On any given day, some 40 million Americans stop at gas stations to fill their tanks. For many, it's a weekly routine, one they don't spend much time analyzing, but are there things you think you know about your fill-up that just aren't true?
Andrea Kaufman considers herself a fairly conscientious auto owner, but the St. Louis Park, Minnesota resident admits she doesn't know the finer details of pumping protocol. "I've heard plenty of gas station tips and tricks, but I'm not always sure which ones I should believe."
Let's set the record straight as energy experts dispel three common gas station myths.
Myth #1: It's best to buy gas early in the day.
The theory is that gasoline is denser at cooler temperatures, so you'll get more fuel per gallon early in the morning. While the basic science is correct, the experts at Consumer Reports point out two practical reasons why this is a myth.
First, most gas stations store fuel in double-walled underground tanks that keep gas at steady temperatures. Second, even if there were variations, the volume difference between gasoline at 75 versus 60 degrees Fahrenheit is just 1 percent - not enough to be noticeable at the pump.
Myth #2: It's dangerous to use a cell phone near gas pumps.
According to the Federal Communications Commission, there is no documented incident of a wireless phone causing a gas station fire or explosion.
It's true that many fuel companies post stickers on pumps warning motorists to turn off phones while refueling as cell phones could be a distraction. But the Petroleum Equipment Institute (PEI) reports the most likely cause of fire at the pumps is static electricity created by drivers sliding in and out of vehicles. For safe refueling, PEI recommends you turn off the car engine, refrain from smoking and stay outside the vehicle.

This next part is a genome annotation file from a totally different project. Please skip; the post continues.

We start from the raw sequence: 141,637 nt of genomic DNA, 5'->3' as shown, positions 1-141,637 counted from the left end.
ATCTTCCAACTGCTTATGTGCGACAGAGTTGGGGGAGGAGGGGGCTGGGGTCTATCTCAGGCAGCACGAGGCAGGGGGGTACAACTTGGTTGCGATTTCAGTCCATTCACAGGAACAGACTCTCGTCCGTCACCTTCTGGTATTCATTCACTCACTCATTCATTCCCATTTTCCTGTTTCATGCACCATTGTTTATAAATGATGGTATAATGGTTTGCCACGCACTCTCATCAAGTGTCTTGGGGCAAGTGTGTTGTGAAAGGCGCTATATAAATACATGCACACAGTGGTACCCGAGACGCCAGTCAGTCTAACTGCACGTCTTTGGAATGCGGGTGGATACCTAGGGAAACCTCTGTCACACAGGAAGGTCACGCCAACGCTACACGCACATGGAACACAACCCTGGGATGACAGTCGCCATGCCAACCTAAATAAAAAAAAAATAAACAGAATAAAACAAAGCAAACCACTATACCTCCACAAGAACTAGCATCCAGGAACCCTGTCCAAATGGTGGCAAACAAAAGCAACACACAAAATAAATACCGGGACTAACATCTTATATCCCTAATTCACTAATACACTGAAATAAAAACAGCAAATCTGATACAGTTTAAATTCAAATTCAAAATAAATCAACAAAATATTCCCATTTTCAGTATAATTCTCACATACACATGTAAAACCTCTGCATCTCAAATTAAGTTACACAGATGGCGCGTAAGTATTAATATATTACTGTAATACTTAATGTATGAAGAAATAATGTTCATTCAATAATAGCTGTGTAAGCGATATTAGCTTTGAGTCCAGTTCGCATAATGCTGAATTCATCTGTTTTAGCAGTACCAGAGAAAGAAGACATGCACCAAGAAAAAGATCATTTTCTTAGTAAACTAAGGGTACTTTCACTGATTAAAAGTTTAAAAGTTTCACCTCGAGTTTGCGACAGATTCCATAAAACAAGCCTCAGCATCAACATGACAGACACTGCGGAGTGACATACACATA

Myth #3: All brands of gas are the same.
Like more than two-thirds of Americans, Kaufman buys gas primarily based on price and convenience. "I don't know if there is a difference between brands," she says. While all gasoline sold in the U.S. must meet federal requirements for performance, not all gas is the same.
The auto industry has a certification system for fuel. Top Tier certified gasoline includes additional detergents and fuel additives that remove engine deposits that can hurt fuel economy.
"Today's more fuel-efficient engines need higher-quality fuel for peak performance," says Akhtar Hussain, refined fuels expert at CHS, which markets Cenex brand fuels at more than 1,450 gas stations in 19 states. "Cenex TOP TIER Detergent Gasoline provides 2.5 times the cleaning power of conventional gasoline and removes deposits for better fuel economy and reduced emissions."
Our Top Tier certified gasoline keeps newer high-precision engines clean and helps older engines perform better, he adds. "It helps clean your engine every time you fill your tank." Cenex TOP TIER Detergent Gasoline is available at every Cenex location. To find one near you, visit cenex.com/locations.
So much for those tank-filling myths. Now it's time to fuel up and enjoy the drive.
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